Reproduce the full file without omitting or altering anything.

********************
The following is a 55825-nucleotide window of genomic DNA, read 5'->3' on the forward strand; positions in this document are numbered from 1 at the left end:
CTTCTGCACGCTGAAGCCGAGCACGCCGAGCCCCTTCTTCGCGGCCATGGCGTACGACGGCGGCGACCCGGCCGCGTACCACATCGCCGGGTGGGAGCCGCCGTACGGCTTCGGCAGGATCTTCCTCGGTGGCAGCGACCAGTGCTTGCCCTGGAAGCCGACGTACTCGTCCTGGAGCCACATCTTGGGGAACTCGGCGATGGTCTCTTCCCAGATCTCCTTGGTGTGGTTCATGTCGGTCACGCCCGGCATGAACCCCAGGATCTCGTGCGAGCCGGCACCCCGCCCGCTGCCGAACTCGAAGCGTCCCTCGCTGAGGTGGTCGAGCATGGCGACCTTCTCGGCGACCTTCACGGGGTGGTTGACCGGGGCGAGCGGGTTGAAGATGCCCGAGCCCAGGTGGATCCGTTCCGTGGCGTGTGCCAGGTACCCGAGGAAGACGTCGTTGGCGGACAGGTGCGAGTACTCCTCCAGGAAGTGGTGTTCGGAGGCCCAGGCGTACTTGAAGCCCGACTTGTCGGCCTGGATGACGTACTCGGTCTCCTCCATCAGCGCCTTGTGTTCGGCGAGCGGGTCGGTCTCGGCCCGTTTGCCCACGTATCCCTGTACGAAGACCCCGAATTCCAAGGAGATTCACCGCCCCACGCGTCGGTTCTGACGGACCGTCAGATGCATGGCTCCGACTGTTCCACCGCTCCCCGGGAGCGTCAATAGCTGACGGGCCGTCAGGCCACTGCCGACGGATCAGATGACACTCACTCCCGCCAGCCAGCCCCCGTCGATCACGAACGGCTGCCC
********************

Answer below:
The following is a 55825-nucleotide window of genomic DNA, read 5'->3' on the forward strand; positions in this document are numbered from 1 at the left end:
CTTCTGCACGCTGAAGCCGAGCACGCCGAGCCCCTTCTTCGCGGCCATGGCGTACGACGGCGGCGACCCGGCCGCGTACCACATCGCCGGGTGGGAGCCGCCGTACGGCTTCGGCAGGATCTTCCTCGGTGGCAGCGACCAGTGCTTGCCCTGGAAGCCGACGTACTCGTCCTGGAGCCACATCTTGGGGAACTCGGCGATGGTCTCTTCCCAGATCTCCTTGGTGTGGTTCATGTCGGTCACGCCCGGCATGAACCCCAGGATCTCGTGCGAGCCGGCACCCCGCCCGCTGCCGAACTCGAAGCGTCCCTCGCTGAGGTGGTCGAGCATGGCGACCTTCTCGGCGACCTTCACGGGGTGGTTGACCGGGGCGAGCGGGTTGAAGATGCCCGAGCCCAGGTGGATCCGTTCCGTGGCGTGTGCCAGGTACCCGAGGAAGACGTCGTTGGCGGACAGGTGCGAGTACTCCTCCAGGAAGTGGTGTTCGGAGGCCCAGGCGTACTTGAAGCCCGACTTGTCGGCCTGGATGACGTACTCGGTCTCCTCCATCAGCGCCTTGTGTTCGGCGAGCGGGTCGGTCTCGGCCCGTTTGCCCACGTATCCCTGTACGAAGACCCCGAATTCCAAGGAGATTCACCGCCCCACGCGTCGGTTCTGACGGACCGTCAGATGCATGGCTCCGACTGTTCCACCGCTCCCCGGGAGCGTCAATAGCTGACGGGCCGTCAGGCCACTGCCGACGGATCAGATGACACTCACTCCCGCCAGCCAGCCCCCGTCGATCACGAACGGCTGCCC